I have been discussing this with the Crowd Support team; but would like to see if others observe the same behaviour (or if it is something I have misconfigured) and whether you consider it expected or a problem.
For this I am using two computers with Firefox and the Firebug add-on (to manipulate cookies). Stash authenticates against Crowd and uses SSO.
On the first computer:
On the second computer:
With my implementation you gain access to Stash on the second computer without having to enter any passwords.
[Sorry, I don't seem to be able to attach any example images to the question]
This is normal and completely expected behaviour of logging in to most websites.
If you can provide the token (the cookie's value) which demonstrates that you have authenticated previously, you must be the same person. Being able to impersonate someone like that by stealing their session cookie is why TLS is so important; it helps prevent session hijacking.
You can add another layer of protection by recording certain validation factors which must be provided together with the token; the server then rejects the token as invalid if the validation factors provided when verifying the token do not match the validation factors provided when the token was created.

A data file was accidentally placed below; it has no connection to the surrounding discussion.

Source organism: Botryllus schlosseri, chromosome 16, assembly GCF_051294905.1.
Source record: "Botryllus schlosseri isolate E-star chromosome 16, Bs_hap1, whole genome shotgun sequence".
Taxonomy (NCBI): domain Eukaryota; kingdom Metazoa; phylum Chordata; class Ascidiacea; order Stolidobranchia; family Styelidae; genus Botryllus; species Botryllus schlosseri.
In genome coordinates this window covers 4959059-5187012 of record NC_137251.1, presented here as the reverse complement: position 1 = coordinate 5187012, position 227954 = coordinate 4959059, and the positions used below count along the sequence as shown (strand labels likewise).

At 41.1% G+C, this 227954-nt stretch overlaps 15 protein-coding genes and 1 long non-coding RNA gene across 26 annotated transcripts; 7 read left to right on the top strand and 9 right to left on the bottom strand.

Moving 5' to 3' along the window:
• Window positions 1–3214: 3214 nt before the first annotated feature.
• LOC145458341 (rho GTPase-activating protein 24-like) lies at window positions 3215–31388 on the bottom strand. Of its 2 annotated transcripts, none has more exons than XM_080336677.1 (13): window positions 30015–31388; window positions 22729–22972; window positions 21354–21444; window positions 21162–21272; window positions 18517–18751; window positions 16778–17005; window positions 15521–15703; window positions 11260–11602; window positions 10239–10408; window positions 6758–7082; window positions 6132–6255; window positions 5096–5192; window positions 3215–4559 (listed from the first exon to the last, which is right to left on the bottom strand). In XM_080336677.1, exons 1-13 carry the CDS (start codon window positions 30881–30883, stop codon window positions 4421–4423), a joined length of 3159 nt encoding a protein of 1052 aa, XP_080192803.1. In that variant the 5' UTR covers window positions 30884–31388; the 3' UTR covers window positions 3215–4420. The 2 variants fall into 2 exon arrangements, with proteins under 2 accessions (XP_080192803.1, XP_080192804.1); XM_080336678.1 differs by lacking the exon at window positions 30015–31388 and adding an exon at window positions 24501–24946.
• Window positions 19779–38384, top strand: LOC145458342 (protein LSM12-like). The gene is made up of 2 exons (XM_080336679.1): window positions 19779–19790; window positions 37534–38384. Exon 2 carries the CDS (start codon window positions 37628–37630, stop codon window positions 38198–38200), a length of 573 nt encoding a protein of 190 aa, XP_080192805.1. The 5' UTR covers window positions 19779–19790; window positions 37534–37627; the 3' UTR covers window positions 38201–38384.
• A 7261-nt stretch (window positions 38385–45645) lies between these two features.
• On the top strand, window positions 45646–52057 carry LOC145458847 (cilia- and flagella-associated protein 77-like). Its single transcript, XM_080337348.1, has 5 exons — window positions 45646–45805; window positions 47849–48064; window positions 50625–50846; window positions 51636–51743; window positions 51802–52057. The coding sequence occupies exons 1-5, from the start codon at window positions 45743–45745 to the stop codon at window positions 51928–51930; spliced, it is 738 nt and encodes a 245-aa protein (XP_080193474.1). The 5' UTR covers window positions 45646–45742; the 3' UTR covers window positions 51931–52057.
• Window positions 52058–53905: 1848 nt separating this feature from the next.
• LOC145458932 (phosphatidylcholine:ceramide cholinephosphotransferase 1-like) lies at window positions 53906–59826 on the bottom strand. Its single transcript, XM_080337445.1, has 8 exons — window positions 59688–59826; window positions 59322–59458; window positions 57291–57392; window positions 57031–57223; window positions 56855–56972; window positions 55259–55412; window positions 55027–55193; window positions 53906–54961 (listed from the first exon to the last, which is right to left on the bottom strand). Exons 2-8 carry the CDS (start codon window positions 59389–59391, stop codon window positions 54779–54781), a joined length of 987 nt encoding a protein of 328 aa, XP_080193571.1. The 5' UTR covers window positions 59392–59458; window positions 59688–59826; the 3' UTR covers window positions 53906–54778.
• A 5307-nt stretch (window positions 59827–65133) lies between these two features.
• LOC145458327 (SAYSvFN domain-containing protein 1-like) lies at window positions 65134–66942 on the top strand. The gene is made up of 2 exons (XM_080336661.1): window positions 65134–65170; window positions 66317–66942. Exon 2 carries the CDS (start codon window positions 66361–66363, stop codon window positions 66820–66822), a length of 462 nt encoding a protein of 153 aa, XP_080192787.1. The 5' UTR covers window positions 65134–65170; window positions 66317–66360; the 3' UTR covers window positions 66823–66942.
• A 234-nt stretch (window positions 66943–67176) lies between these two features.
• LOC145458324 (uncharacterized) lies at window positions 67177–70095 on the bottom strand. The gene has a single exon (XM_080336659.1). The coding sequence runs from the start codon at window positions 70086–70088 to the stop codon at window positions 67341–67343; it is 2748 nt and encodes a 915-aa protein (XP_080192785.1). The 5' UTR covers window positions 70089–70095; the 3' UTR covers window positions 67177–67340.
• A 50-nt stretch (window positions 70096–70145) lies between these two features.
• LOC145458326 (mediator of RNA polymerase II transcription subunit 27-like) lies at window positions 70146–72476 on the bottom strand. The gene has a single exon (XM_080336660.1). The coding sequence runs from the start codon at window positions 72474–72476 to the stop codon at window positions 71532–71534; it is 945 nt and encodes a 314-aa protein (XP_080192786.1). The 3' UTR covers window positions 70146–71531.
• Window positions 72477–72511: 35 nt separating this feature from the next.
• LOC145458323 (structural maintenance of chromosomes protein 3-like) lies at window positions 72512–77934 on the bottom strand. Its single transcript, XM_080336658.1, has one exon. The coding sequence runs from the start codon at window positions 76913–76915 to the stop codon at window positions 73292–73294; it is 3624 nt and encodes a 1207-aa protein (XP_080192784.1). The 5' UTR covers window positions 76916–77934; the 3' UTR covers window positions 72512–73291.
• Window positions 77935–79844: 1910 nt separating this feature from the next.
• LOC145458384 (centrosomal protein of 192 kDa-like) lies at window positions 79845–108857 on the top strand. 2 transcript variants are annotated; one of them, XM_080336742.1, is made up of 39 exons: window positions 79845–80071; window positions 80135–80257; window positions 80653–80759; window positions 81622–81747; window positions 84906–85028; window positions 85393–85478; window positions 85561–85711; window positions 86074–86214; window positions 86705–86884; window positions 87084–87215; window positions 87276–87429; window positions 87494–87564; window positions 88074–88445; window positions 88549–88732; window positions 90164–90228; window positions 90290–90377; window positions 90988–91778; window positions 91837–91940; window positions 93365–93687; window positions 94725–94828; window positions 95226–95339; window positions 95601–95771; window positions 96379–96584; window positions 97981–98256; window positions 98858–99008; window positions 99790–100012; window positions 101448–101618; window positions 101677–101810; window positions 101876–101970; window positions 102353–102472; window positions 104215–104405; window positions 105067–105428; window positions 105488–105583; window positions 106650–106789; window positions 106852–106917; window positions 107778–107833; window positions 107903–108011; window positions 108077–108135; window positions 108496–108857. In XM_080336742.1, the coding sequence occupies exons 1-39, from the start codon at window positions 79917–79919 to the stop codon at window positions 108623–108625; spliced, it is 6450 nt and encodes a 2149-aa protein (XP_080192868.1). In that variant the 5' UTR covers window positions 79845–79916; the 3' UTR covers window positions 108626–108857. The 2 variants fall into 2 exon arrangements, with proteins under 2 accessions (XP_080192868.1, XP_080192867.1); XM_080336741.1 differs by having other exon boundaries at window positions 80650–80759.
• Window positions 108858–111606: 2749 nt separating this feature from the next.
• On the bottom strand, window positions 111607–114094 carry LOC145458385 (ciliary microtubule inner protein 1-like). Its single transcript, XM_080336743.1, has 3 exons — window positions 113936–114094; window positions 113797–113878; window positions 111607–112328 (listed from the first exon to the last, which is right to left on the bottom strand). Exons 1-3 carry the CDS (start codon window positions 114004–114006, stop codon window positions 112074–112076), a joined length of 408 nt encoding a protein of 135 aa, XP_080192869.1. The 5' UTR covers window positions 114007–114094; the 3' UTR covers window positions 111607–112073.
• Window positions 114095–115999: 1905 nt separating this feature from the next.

Crowd supports this too and off the top of my head (i.e. without checking the code) I believe Crowd will use the IP address of the request which created the session token as a validation factor by default. If SSO is enabled then Stash should be doing the same thing. Did you perform this test on 2 computers which appear to have the same ip address to Crowd/Stash by any chance (e.g. 2 pcs behind NAT, or 1 pc with 2 different browser instances)?
(I'm a Crowd developer.)
Thank you for that explanation. I believe this would be the expected behaviour if the "Require Consistent Client IP Address" option is turned off in the Crown Session Config options.
In my test they are separarte computers, with different IP addresses, on the LAN.
The Crowd debug logs show the IP address is being used as a validation factor. When the second computer uses the duplicate session cookie there are 6 "The token keys don't match" messages then it generates a new token (so the second computer actually gets a new session cookie).
This doesn't happen with Jira; using the SSOSeraphAuthenticator. You are quickly redirected to the log in page.
Ensuring Stash is secure is important to us as this gives access to source code and IP.
As a project manager, I have discovered that different developers want to bring their previous branching method with them when they join the team. Some developers are used to performing individual wo...
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